Resolving Conflicts between Agriculture and the Natural Environment –financial incentives and land sparing versus land sharing
New research from Cambridge University finds that providing farmers and farmer industries with financial incentives to mitigate agriculture’s impact on the environment positively effects greenhouse gas reduction and increased biodiversity at the aggregate level.
The study analysed investment in two key types of agri-environment schemes: measures to spare land for conservation, and measures (such as taxation) intended to limit fertiliser use. The research team plotted this against national trends for farmland bird populations and emissions from synthetic fertiliser across the US, Canada, Australia and Europe.
The results showed that over the five-year period investigated, higher national investment in these approaches correlated with increased levels of bird biodiversity and lower rates of GHG emissions from farming. The local effects were averaged out to show what happened with biodiversity and emissions at a larger scale.
However the study points out that if the mitigation measures lead to reduced crop yield this could lead to expanded production on land elsewhere, thereby exporting the problem. They argue that “the conflict between agriculture and the environment will be best resolved by policies dedicating high-quality habitat towards nature conservation, while encouraging intensive production on existing farmland with stringent limits on environmental impacts …Measures that make farmland itself more benign—so called “land-sharing” approaches—also deliver local environmental and social benefits, but can reduce agricultural yields and cause land conversion elsewhere, effectively displacing environmental burdens. Intensifying production on existing farmland may thus be a better option because it avoids displacing impacts and can allow other land to be freed for nature conservation and restoration.”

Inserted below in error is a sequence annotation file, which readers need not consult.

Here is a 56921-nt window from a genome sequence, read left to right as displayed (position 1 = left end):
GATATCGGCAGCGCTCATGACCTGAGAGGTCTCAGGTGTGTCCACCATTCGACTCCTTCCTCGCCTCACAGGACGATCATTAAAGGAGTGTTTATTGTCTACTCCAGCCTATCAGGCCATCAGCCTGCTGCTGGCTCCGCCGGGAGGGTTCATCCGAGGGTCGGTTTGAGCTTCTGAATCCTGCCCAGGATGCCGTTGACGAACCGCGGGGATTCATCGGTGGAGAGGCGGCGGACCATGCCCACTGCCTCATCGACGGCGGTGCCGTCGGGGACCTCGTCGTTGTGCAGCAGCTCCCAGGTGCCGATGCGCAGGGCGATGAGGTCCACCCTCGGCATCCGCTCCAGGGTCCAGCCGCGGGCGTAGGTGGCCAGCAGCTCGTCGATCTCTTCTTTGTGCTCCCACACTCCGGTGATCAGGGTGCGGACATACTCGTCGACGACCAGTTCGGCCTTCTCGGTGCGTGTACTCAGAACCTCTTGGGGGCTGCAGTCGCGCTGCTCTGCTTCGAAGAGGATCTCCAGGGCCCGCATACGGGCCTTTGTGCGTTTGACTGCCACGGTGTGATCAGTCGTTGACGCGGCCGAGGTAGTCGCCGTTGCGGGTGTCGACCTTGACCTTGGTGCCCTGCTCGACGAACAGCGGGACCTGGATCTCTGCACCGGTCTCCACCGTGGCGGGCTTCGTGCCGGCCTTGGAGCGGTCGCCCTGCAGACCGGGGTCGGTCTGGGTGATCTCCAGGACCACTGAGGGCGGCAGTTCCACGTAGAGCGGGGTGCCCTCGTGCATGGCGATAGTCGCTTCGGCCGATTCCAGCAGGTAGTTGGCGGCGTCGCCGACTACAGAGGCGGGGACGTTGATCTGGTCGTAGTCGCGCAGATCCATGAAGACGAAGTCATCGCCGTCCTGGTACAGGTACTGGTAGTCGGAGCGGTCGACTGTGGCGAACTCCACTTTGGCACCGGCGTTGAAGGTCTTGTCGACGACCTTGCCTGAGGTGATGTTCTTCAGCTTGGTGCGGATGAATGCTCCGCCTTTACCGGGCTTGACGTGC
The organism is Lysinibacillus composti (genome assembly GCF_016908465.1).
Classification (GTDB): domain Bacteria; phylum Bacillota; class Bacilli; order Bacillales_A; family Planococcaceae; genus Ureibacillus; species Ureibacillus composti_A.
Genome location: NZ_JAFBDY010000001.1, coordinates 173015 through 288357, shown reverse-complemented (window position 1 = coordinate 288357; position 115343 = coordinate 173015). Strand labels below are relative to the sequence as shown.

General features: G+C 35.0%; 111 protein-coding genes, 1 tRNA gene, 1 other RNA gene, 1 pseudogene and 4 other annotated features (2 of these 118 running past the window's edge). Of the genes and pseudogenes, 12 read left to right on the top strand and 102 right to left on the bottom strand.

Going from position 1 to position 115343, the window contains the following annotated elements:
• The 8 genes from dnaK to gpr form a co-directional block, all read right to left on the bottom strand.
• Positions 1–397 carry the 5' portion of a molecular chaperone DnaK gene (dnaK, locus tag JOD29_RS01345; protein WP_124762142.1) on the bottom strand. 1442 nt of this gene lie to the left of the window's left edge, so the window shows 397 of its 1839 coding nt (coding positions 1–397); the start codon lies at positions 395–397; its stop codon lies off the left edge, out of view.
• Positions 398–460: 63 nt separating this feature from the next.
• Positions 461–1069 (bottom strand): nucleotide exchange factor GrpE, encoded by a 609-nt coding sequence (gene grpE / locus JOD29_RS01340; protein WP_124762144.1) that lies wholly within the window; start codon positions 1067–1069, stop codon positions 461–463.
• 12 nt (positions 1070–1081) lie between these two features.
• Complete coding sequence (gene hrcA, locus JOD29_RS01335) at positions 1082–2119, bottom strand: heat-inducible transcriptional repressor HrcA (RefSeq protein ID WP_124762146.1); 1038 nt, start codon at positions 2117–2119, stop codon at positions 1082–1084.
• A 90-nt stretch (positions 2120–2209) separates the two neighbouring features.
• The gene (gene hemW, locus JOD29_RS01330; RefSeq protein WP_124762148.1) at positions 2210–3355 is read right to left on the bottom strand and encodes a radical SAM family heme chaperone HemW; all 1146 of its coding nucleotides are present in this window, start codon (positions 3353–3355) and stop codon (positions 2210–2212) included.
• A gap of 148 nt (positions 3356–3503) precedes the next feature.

Agriculture dominates the planet. Yet it has many environmental costs that are unsustainable, especially as global food demand rises. Here, we evaluate ways in which different parts of the world are succeeding in their attempts to resolve conflict between agriculture and wild nature. We envision that coordinated global action in conserving land most sensitive to agricultural activities and policies that internalise the environmental costs of agriculture are needed to deliver a more sustainable future.
Tanentzap, A. J., Lamb, A., Walker, S., Farmer, A., (2015) Resolving Conflicts between Agriculture and the Natural Environment. PLOS Biology 13 (9): e1002242 DOI: 10.1371/journal.pbio.1002242
Read more about Climate change mitigation, see the overarching category on Land as well as the keyword category Land use and land use change. See also the categories on Biodiversity and ecosystems as well as the more specific keyword categories Ecosystems and ecosystem services, landscape biodiversity.
While some of the food system challenges facing humanity are local, in an interconnected world, adopting a global perspective is essential. Many environmental issues, such as climate change, need supranational commitments and action to be addressed effectively. Due to ever increasing global trade flows, prices of commodities are connected through space; a drought in Romania may thus increase the price of wheat in Zimbabwe.
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